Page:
Rend your hearts and not your garments. This season and journey is not primarily about giving up facebook, instant messenger, twitter, or any other form of internet communication (or whatever else you may choose to abstain from).  Rather, it is about “rending one’s heart” and “returning to the Lord.”  And it’s about doing whatever is necessary to make that happen.

Obviously I’ve made some sort of judgment call as to what is necessary for me.  For you it may be something different – it may mean adding a discipline, intentionally engaging in additional service to others, or eliminating something else from your life in order to make more room for Christ.

Whatever it be, I pray that you are blessed as you walk this journey.

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I feel like my life has really become quite the mess lately.  I’m disorganized, behind on work, grieving, unmotivated, and running on “fumes” spiritually.  I have really had trouble focusing in classes this quarter.  I constantly feel like I’m a half-step behind everyone.  I honestly need some time to pursue my identity in Christ and to be refreshed in my relationship with Him.

I’m really challenged by Los and his blogatical.

Are there too many distractions in my life?

Am I not protecting myself and my time with the proper boundaries?

Have I lost sight of my true priorities?

I’m wrestling through a lot of issues right now.  I hope you’ll all hold me in your prayers as I pray about what God is leading me to in this season of life.

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As I was on my way to class tonight, Steven Curtis Chapman’s song The Change came on the radio.  It’s funny, because every time I hear that song, I realize more and more how cliche of a song it is.  But, no matter how cliche it is, it never fails to bring back memories of a certain loooong ride in the car on a family vacation the summer between my sophomore and junior year of high school.  We were on our way to Pentwater, Michigan.  I was ticked off at everyone in the car – mom, dad, Kristen, and probably the dog too.  In my fury I had done what any typical teenager does – I popped a CD (it may have  been a mix CD, I don’t remember) into my walkman CD player (iPods hadn’t been invented yet), cranked up the music really loud, and looked out the window for the remainder of the trip.  I was the perfect picture of teenage angst and drama.

And then, something happened.  This song started ringing through my earphones and into my ear drums.  And, despite the cheese of them now, the lyrics did something… they penetrated my teenage angst and fury and reached in and grabbed my soul:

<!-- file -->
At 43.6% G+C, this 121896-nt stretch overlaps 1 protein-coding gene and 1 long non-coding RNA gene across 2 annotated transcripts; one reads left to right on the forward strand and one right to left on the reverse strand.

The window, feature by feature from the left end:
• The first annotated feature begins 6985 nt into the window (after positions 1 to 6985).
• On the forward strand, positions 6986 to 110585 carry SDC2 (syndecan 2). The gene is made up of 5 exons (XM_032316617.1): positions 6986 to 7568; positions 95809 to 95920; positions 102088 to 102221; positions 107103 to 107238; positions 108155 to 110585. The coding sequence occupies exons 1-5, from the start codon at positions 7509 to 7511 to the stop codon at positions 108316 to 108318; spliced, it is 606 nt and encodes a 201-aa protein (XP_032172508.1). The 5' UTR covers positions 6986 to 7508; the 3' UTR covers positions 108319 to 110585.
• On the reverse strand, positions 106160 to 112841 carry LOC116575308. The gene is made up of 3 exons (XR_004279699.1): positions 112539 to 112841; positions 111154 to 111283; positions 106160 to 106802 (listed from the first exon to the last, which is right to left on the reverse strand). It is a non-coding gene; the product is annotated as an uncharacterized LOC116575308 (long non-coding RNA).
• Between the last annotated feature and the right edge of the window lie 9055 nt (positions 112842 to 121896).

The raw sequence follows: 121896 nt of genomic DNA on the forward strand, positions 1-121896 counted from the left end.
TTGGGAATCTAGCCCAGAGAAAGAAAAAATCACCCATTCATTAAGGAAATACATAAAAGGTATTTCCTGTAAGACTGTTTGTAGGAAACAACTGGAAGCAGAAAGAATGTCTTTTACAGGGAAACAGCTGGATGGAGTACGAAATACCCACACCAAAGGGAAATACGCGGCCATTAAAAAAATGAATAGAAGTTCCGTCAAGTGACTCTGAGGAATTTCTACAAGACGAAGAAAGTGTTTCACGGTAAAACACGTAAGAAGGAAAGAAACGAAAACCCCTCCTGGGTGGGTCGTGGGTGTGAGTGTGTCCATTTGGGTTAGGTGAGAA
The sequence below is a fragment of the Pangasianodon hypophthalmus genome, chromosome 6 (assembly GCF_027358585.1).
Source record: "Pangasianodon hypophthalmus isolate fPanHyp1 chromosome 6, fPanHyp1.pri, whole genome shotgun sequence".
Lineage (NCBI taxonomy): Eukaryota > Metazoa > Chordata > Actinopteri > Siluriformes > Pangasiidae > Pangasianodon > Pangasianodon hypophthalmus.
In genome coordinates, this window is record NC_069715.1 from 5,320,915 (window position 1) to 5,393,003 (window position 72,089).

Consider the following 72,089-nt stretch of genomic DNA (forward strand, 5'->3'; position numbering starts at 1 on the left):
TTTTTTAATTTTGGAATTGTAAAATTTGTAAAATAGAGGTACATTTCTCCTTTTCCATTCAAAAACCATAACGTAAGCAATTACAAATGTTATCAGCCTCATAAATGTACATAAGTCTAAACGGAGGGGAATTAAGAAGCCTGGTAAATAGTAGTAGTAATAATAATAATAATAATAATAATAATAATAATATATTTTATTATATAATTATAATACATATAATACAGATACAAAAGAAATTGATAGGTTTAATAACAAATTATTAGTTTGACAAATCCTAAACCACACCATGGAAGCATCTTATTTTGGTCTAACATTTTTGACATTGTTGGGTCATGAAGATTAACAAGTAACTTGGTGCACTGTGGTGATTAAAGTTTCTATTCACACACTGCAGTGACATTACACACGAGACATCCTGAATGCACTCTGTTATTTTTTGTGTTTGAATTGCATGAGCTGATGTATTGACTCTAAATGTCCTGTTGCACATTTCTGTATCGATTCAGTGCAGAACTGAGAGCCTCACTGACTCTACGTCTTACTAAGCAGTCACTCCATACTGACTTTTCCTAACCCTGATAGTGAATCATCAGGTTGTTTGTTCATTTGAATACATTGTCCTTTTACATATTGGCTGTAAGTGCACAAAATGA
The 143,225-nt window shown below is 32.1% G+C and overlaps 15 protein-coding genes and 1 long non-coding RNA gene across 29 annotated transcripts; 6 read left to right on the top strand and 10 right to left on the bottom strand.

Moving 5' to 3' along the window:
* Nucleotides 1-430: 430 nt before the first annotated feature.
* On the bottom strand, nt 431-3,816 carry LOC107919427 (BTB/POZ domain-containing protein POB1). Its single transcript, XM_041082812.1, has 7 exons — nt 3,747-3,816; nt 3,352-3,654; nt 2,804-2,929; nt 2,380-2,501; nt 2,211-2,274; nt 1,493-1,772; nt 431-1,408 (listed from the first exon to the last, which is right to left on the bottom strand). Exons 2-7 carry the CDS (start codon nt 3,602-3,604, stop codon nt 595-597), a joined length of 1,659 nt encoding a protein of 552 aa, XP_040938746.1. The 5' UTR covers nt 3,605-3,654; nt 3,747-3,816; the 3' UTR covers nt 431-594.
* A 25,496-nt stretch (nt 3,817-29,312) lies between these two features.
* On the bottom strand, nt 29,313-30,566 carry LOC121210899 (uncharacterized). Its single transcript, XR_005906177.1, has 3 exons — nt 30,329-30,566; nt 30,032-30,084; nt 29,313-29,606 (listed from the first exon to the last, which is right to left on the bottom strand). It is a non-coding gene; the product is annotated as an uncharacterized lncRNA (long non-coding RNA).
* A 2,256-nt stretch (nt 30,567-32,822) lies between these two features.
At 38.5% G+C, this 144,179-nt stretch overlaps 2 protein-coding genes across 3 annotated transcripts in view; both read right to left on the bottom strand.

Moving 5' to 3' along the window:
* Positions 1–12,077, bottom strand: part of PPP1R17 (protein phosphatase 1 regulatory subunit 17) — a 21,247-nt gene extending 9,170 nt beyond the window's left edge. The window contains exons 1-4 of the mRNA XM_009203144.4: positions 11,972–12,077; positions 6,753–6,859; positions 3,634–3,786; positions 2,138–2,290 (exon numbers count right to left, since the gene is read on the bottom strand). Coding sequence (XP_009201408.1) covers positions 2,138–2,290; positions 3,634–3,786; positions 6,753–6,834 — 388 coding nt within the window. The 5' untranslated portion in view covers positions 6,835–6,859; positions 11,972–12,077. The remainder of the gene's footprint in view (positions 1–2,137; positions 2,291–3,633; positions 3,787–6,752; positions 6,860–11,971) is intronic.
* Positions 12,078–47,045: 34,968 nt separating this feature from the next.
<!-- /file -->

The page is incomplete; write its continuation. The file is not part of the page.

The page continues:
Well I’ve got this way of thinking that comes so naturally
Where I believe the whole world is revolving around me
And I got this way of living that I have to die to every single day
cause if God’s spirit lives inside of me, yeah
I’m gonna live life differently

I’m gonna have the change
I’m gonna have the difference
I’m gonna have the grace
I’m gonna have forgiveness
I’m gonna live a life thats showing
I’m undergoing the change

What about the change
What about the difference
What about the grace
What about forgiveness
I want to live a life thats showing
I’m undergoing the change

There was something about those lyrics that grabbed my heart, pulled it out of my chest, kicked it around a little, and then put it back in, waiting to be rebuilt by God.  I was convicted.

I spent the rest of that week wrestling, exploring and questioning.  What was the meaning of this whole Christianity thing that I had been associating myself with?  Did being a Christian really mean more than having t-shirts and WWJD bracelets and listening to (mostly crappy at the time) Christian music?  What was this change that was being sung about?

I read my Bible.  I journaled.  I prayed.  I lay in bed awake for hours most nights of that vacation.  I really struggled through what it meant to be a follower of Christ and not “just” a Christian.

So, basically, this cheesy song that I just heard on the radio tonight, was the catalyst for what I often refer to as the “turning point” or “conversion” in my faith story.  Sometimes it’s good to be reminded of those times.

Lately (and by lately I mean for approximately a year and a half to two years) I’ve been kind of trudging along in my faith journey.  I’ve been going through a looooong period of what I have learned to name steadfast faith (ty Aaron Wardle and an entire year of preaching Passionate and Steadfast).  As I continue to struggle through this season it’s a huge blessing to be reminded of those seasons in which I have been so passionate about my faith.

And so, despite the cheese of the song, I’m thankful it came on the radio tonight.